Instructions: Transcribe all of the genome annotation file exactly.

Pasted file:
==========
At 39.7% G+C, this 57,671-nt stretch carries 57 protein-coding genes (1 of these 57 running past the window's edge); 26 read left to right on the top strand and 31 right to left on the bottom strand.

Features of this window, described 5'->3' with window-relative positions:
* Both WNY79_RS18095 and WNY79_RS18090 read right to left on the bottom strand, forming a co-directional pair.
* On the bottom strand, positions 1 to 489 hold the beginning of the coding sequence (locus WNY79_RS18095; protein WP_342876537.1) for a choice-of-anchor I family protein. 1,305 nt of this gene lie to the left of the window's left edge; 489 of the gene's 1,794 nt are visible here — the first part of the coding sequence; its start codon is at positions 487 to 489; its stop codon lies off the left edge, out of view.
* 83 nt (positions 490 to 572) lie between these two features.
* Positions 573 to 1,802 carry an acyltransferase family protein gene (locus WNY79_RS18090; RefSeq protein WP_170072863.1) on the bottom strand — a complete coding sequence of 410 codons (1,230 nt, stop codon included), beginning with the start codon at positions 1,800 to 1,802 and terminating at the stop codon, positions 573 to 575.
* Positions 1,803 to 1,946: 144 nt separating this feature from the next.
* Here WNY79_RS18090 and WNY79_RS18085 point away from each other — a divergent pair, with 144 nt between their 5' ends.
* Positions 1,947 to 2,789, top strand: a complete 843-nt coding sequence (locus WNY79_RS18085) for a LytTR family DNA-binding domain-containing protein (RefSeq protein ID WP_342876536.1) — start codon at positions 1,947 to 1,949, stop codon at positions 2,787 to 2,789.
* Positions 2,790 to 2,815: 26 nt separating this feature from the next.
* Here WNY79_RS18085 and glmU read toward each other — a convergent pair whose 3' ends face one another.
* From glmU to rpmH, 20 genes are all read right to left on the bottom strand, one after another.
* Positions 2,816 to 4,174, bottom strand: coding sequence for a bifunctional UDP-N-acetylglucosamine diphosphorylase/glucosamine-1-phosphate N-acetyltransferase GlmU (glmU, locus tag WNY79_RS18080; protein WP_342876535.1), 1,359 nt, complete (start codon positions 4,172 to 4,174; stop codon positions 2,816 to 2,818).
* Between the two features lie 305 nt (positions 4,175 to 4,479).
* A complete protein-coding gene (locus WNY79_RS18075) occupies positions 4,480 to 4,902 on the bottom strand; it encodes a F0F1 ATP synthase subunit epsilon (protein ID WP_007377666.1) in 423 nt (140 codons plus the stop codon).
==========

At 39.7% G+C, this 57,671-nt stretch carries 57 protein-coding genes (1 of these 57 running past the window's edge); 26 read left to right on the top strand and 31 right to left on the bottom strand.

Features of this window, described 5'->3' with window-relative positions:
* Both WNY79_RS18095 and WNY79_RS18090 read right to left on the bottom strand, forming a co-directional pair.
* On the bottom strand, positions 1 to 489 hold the beginning of the coding sequence (locus WNY79_RS18095; protein WP_342876537.1) for a choice-of-anchor I family protein. 1,305 nt of this gene lie to the left of the window's left edge; 489 of the gene's 1,794 nt are visible here — the first part of the coding sequence; its start codon is at positions 487 to 489; its stop codon lies off the left edge, out of view.
* 83 nt (positions 490 to 572) lie between these two features.
* Positions 573 to 1,802 carry an acyltransferase family protein gene (locus WNY79_RS18090; RefSeq protein WP_170072863.1) on the bottom strand — a complete coding sequence of 410 codons (1,230 nt, stop codon included), beginning with the start codon at positions 1,800 to 1,802 and terminating at the stop codon, positions 573 to 575.
* Positions 1,803 to 1,946: 144 nt separating this feature from the next.
* Here WNY79_RS18090 and WNY79_RS18085 point away from each other — a divergent pair, with 144 nt between their 5' ends.
* Positions 1,947 to 2,789, top strand: a complete 843-nt coding sequence (locus WNY79_RS18085) for a LytTR family DNA-binding domain-containing protein (RefSeq protein ID WP_342876536.1) — start codon at positions 1,947 to 1,949, stop codon at positions 2,787 to 2,789.
* Positions 2,790 to 2,815: 26 nt separating this feature from the next.
* Here WNY79_RS18085 and glmU read toward each other — a convergent pair whose 3' ends face one another.
* From glmU to rpmH, 20 genes are all read right to left on the bottom strand, one after another.
* Positions 2,816 to 4,174, bottom strand: coding sequence for a bifunctional UDP-N-acetylglucosamine diphosphorylase/glucosamine-1-phosphate N-acetyltransferase GlmU (glmU, locus tag WNY79_RS18080; protein WP_342876535.1), 1,359 nt, complete (start codon positions 4,172 to 4,174; stop codon positions 2,816 to 2,818).
* Between the two features lie 305 nt (positions 4,175 to 4,479).
* A complete protein-coding gene (locus WNY79_RS18075) occupies positions 4,480 to 4,902 on the bottom strand; it encodes a F0F1 ATP synthase subunit epsilon (protein ID WP_007377666.1) in 423 nt (140 codons plus the stop codon).